The poetry of Hanna Fransisca is heavily-laden with Chinese cultural metaphors. The pleasures of eating and cooking might be shadowed by violence and sacrifice, or even eroticism and sadism. We hear multiple voices in Fransisca’s poetry: those of both the minority Chinese and all the women who struggle against the confines of patriarchy.
In a writing career spanning more than thirty years, Afrizal Malna has published several major collections of poetry and has seen his poems translated into several languages. Afrizal is concerned with questioning language and with bodily engagement with public and private spaces. It is through the appearance of everyday objects that his poems emerge as a repository of the cultural meanings of space and objects in Indonesia’s everyday modernity. His poems maintain a fine balance between consistency of style and variations in theme. These are poems that trace the quickly changing urban trajectory of present day Indonesia.
Sapardi Djoko Damono, one of Indonesia’s most productive and popular poets first began writing poetry as a high school student in the mid- 1950s. Before Dawn includes poems written by the author over a forty year time span, from 1961 to 2001. Arranged as they are in chronological order, the poems in Before Dawn together form a kind of poetic autobiography.
In “One Night,” written in 1964, the author is a young Muslim boy crying outside the church door as his classmates celebrate Christmas. In the 1967 poem, “For my Wife,” he is a young husband telling his wife that “the earth holds a spray of flowers, just for you.” In the 1981 poem, “In the Hands of Children,” he is now a doting father marveling that “in the hands of children, paper becomes Sinbad’s ship.” Jump to the 1989 poem, “At the Restaurant,” and he is now middle aged and wondering about the constancy of relationships – whether two people can ever truly share an eternal love. And finally, in the 2001 title poem, “Before Dawn,” the poet is a much older man, whose concerns are mental and physical frailty and, of course, death.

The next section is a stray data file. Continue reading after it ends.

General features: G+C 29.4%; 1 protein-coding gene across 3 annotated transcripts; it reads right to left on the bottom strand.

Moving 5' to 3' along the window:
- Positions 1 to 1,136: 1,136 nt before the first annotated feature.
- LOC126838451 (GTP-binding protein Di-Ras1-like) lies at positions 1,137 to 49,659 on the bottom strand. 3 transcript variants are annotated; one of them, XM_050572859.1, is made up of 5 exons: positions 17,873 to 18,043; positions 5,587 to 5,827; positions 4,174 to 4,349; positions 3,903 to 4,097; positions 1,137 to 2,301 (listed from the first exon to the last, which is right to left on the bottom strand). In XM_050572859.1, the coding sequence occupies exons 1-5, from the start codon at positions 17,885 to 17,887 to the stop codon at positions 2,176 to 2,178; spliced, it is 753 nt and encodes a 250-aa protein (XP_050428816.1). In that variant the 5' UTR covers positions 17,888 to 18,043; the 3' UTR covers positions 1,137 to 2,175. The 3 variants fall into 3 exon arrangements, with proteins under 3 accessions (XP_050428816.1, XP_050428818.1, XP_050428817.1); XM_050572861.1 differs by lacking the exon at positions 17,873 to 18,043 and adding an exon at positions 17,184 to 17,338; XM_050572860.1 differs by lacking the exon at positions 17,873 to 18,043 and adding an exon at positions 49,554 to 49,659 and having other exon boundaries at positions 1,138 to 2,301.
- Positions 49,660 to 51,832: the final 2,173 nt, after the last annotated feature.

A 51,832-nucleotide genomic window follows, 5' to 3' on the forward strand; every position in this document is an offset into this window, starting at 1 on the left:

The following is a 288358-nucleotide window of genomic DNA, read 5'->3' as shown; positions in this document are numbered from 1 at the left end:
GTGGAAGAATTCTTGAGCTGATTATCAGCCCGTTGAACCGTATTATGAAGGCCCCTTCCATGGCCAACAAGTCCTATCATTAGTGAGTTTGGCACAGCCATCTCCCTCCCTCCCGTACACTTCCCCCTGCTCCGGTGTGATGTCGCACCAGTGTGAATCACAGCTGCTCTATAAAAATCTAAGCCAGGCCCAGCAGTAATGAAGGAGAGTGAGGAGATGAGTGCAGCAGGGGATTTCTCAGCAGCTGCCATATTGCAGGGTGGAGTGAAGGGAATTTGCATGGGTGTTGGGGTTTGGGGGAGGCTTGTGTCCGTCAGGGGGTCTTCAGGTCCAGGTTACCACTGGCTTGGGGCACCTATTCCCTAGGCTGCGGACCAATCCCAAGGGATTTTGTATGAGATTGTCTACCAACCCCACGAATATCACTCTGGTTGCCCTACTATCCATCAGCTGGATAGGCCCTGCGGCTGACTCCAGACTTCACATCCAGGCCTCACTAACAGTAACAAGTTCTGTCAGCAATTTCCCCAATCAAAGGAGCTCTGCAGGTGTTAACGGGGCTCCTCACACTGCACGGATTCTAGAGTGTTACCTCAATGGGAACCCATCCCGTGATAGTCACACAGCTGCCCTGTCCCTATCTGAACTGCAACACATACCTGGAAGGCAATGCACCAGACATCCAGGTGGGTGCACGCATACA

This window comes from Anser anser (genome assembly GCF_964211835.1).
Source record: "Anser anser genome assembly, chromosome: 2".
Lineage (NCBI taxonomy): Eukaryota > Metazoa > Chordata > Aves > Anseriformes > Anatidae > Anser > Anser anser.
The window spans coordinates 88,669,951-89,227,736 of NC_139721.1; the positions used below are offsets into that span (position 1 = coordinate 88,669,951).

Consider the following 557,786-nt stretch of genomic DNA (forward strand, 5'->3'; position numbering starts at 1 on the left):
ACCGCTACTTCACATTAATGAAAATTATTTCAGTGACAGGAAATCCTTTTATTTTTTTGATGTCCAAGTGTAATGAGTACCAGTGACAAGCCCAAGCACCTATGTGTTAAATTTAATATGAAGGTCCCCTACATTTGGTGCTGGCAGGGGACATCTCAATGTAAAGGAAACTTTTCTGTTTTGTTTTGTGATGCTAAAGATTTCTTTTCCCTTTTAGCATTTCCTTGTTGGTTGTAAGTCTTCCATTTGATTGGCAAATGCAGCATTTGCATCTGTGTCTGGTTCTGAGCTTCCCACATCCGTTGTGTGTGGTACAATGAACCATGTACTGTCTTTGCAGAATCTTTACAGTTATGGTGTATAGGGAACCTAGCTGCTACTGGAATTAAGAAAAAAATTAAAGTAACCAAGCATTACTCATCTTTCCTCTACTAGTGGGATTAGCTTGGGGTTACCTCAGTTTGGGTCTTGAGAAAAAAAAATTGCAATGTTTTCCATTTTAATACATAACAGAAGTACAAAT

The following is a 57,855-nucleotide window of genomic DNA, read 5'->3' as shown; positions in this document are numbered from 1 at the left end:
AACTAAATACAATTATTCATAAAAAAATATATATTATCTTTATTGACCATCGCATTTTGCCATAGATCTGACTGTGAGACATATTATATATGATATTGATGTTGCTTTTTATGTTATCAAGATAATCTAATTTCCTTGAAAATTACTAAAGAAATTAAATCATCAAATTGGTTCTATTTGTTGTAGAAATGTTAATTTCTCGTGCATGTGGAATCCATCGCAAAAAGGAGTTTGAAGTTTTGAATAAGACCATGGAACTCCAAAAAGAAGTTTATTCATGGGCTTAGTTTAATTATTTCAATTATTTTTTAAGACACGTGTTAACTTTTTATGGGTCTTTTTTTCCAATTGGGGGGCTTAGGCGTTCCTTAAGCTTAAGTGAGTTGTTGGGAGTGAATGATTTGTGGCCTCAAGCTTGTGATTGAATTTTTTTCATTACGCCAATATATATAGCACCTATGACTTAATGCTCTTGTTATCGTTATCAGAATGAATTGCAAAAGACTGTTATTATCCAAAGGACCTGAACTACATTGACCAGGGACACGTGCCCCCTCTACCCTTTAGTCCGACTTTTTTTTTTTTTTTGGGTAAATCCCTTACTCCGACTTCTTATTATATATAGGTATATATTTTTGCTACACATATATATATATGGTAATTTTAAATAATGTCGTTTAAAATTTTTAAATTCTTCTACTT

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At the time of the construction of the Borobudur in the ninth century, Buddhism had been established in Java for several centuries. Jennifer Mackenzie’s Borobodur, an exquisite long poem, tells the story of its legendary architect, Gunavarman, and of Indonesia’s mystical monument with cultural understanding, sensitivity, and great feeling. Like Gunavarman by the poem’s end, Mackenzie becomes a “dot on the horizon” leaving us stilled in silence
Joko Pinurbo’s poetry is immediately recognizable for its simple language, accessibility, and the recurrent use of a number of speci c but unusual motifs. His poems deal with a wide range of interpersonal relationships, with gures who engage in prosaic narratives that are deeply ironic, full of dark humor, and interwoven with nostalgia.
Lawi’s poems are a calm and intimate read that indulge in the use of metaphoric descriptions of nature and free flowing verses. This collection evokes his religious upbringing and traditions within his family and community while intertwining a sort of confessional exploration on the role and process of being a poet.
Di Balik Kaca brings together, in Indonesian, the same twenty stories published in Menagerie 7. Not only do the stories herein disprove the persistent but baseless myth that all forms of sexuality and sexual behavior that fall outside the norm of accepted heterosexual behavior are not, somehow, “Indonesian,” they also show that the Indonesian archipelago is as multi-sexual as it is multi-ethnic.
After the 1965 incident, numerous Indonesian authors were stranded outside Indonesia and were unable to return home. Together they produced a body of literary work known as “sastra eksil Indonesia”—Indonesian exile literature, which is not a literary genre but, instead, a historical marker. As part of Indonesian history their work cannot be ignored. This book contains poems from fifteen exiled authors.